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Columbus, OH,
01
April
2022
|
14:00 PM
Europe/Amsterdam

Medical Minute: Alopecia

There has been a lot of talk this week following The Academy Awards and the slap by actor Will Smith of comedian Chris Rock. A medical component of this is where the onstage joke started. Will Smith's wife, Jada Pinkett-Smith has been open on her battle with alopecia, or hair loss.

The Mayo Clinic describes alopecia as a condition that can affect just your scalp or your entire body, and it can be temporary or permanent. It can be the result of heredity, hormonal changes, medical conditions or a normal part of aging. Anyone can lose hair on their head, but it's more common in men.

Frank Morocco, DO, is a dermatologist with OhioHealth Marion General Hospital, and says that hair loss can impact men, women and children.

“It can come from inflammation, from scarring, really a number of different things can cause hair loss,” Dr. Morocco said.

Dr. Morocco says there are some treatment options.

“Treatments can be difficult, so it is very important to work with a dermatologist who can come up with the best option.  There are topical treatments, systemic medications, as well as shampoo and medications, as well as some new, exciting medications coming that could really help," Dr. Morocco said.

Signs and symptoms of hair loss may include:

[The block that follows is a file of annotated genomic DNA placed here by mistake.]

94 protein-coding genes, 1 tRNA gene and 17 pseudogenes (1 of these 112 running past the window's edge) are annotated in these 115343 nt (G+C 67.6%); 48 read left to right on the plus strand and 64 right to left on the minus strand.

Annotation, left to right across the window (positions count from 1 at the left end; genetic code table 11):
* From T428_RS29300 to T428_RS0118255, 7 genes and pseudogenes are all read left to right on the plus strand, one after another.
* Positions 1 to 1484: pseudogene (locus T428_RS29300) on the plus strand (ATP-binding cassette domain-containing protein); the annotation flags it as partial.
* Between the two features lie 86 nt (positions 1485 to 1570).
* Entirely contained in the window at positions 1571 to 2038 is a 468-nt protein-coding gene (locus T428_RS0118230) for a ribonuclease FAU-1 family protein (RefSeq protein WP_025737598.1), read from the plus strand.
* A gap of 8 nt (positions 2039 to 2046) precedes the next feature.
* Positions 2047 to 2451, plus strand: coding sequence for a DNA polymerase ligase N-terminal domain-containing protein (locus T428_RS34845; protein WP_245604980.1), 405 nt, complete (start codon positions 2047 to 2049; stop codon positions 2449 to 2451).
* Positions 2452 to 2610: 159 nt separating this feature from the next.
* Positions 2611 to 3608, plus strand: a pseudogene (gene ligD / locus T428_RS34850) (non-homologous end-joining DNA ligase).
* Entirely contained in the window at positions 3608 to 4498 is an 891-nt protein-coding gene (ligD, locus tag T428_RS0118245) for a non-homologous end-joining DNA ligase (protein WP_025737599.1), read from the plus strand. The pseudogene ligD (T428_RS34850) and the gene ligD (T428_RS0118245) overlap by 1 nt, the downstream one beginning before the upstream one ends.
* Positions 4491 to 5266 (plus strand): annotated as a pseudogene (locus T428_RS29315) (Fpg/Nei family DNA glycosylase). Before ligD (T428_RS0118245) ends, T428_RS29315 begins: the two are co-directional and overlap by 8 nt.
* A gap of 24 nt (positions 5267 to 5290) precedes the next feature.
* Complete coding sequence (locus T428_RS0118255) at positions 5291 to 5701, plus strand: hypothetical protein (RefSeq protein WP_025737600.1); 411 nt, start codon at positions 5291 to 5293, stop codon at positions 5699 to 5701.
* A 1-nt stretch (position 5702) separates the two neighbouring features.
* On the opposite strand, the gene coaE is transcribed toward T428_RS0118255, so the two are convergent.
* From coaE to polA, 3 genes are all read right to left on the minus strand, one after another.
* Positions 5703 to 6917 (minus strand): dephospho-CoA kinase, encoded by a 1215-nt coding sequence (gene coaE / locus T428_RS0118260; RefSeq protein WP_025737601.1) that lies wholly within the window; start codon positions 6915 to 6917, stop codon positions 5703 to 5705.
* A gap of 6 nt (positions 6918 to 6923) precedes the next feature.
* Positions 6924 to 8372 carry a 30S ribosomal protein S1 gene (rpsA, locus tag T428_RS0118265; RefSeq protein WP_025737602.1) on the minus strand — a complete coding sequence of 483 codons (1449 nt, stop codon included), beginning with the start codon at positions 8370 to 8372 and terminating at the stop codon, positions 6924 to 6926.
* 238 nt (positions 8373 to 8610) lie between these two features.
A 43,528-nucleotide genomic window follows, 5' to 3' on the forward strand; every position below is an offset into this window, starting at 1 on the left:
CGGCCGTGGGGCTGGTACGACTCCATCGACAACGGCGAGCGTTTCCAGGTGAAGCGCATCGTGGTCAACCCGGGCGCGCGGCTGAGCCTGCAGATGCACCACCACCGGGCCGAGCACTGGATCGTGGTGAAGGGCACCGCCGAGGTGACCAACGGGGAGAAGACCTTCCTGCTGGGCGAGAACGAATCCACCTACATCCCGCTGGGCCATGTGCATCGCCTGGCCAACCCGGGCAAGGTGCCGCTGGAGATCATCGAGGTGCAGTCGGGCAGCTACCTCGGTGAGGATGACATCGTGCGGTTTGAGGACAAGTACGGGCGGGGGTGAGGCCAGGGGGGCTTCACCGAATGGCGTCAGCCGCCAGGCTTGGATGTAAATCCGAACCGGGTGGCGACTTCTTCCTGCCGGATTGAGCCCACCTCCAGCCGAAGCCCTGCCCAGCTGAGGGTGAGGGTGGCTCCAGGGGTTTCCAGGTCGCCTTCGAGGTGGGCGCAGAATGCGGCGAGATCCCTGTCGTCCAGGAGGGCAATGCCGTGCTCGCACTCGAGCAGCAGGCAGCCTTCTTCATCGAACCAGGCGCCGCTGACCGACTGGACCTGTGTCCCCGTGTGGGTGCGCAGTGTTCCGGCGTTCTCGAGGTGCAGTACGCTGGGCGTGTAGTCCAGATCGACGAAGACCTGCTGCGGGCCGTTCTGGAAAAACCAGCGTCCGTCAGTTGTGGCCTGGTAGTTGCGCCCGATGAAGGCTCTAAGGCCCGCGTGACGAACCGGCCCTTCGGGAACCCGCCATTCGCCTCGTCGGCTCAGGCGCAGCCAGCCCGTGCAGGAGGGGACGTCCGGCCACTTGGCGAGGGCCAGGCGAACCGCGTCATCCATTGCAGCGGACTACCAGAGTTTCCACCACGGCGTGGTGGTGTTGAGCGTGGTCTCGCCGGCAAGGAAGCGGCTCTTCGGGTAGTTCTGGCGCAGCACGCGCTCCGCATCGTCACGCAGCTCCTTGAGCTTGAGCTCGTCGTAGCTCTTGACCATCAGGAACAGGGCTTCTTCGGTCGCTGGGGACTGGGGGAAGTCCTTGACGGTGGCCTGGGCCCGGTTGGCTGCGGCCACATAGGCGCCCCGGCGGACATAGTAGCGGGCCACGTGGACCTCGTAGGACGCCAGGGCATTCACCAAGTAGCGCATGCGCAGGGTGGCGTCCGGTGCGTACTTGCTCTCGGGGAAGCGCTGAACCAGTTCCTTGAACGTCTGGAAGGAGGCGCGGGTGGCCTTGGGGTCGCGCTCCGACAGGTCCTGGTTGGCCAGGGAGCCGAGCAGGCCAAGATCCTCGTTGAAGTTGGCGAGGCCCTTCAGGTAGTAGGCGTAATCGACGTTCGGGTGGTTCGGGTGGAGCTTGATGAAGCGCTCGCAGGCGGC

• Gradual thinning on top of head. This is the most common type of hair loss, affecting people as they age. In men, hair often begins to recede at the hairline on the forehead. Women typically have a broadening of the part in their hair. An increasingly common hair loss pattern in older women is a receding hairline (frontal fibrosing alopecia).
  • Circular or patchy bald spots. Some people lose hair in circular or patchy bald spots on the scalp, beard or eyebrows. Your skin may become itchy or painful before the hair falls out.
  • Sudden loosening of hair. A physical or emotional shock can cause hair to loosen. Handfuls of hair may come out when combing or washing your hair or even after gentle tugging. This type of hair loss usually causes overall hair thinning but is temporary.
  • Full-body hair loss. Some conditions and medical treatments, such as chemotherapy for cancer, can result in the loss of hair all over your body. The hair usually grows back.
  • Patches of scaling that spread over the scalp. This is a sign of ringworm. It may be accompanied by broken hair, redness, swelling and, at times, oozing.